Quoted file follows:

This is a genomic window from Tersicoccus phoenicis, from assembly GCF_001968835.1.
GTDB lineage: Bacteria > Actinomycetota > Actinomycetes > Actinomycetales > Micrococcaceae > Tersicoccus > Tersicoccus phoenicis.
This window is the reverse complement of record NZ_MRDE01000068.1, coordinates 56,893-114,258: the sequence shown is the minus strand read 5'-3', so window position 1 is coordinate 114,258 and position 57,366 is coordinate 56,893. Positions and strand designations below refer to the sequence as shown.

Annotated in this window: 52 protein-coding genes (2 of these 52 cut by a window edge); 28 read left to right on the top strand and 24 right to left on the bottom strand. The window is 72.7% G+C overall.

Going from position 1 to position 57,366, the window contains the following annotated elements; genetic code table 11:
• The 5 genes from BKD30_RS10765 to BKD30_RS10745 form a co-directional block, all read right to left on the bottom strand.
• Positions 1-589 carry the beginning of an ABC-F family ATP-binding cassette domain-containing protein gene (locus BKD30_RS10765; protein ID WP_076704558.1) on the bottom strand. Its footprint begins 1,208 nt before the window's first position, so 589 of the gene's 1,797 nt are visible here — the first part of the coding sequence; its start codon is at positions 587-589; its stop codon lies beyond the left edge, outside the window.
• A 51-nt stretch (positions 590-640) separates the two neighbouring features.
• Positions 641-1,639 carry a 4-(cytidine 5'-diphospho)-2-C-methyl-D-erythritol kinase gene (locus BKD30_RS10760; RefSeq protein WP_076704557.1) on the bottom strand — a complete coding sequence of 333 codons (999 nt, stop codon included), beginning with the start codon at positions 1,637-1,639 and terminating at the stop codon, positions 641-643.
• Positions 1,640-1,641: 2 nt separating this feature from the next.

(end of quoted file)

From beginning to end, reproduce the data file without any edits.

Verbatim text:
This is a genomic window from Tersicoccus phoenicis, from assembly GCF_001968835.1.
GTDB lineage: Bacteria > Actinomycetota > Actinomycetes > Actinomycetales > Micrococcaceae > Tersicoccus > Tersicoccus phoenicis.
This window is the reverse complement of record NZ_MRDE01000068.1, coordinates 56,893-114,258: the sequence shown is the minus strand read 5'-3', so window position 1 is coordinate 114,258 and position 57,366 is coordinate 56,893. Positions and strand designations below refer to the sequence as shown.

Annotated in this window: 52 protein-coding genes (2 of these 52 cut by a window edge); 28 read left to right on the top strand and 24 right to left on the bottom strand. The window is 72.7% G+C overall.

Going from position 1 to position 57,366, the window contains the following annotated elements; genetic code table 11:
• The 5 genes from BKD30_RS10765 to BKD30_RS10745 form a co-directional block, all read right to left on the bottom strand.
• Positions 1-589 carry the beginning of an ABC-F family ATP-binding cassette domain-containing protein gene (locus BKD30_RS10765; protein ID WP_076704558.1) on the bottom strand. Its footprint begins 1,208 nt before the window's first position, so 589 of the gene's 1,797 nt are visible here — the first part of the coding sequence; its start codon is at positions 587-589; its stop codon lies beyond the left edge, outside the window.
• A 51-nt stretch (positions 590-640) separates the two neighbouring features.
• Positions 641-1,639 carry a 4-(cytidine 5'-diphospho)-2-C-methyl-D-erythritol kinase gene (locus BKD30_RS10760; RefSeq protein WP_076704557.1) on the bottom strand — a complete coding sequence of 333 codons (999 nt, stop codon included), beginning with the start codon at positions 1,637-1,639 and terminating at the stop codon, positions 641-643.
• Positions 1,640-1,641: 2 nt separating this feature from the next.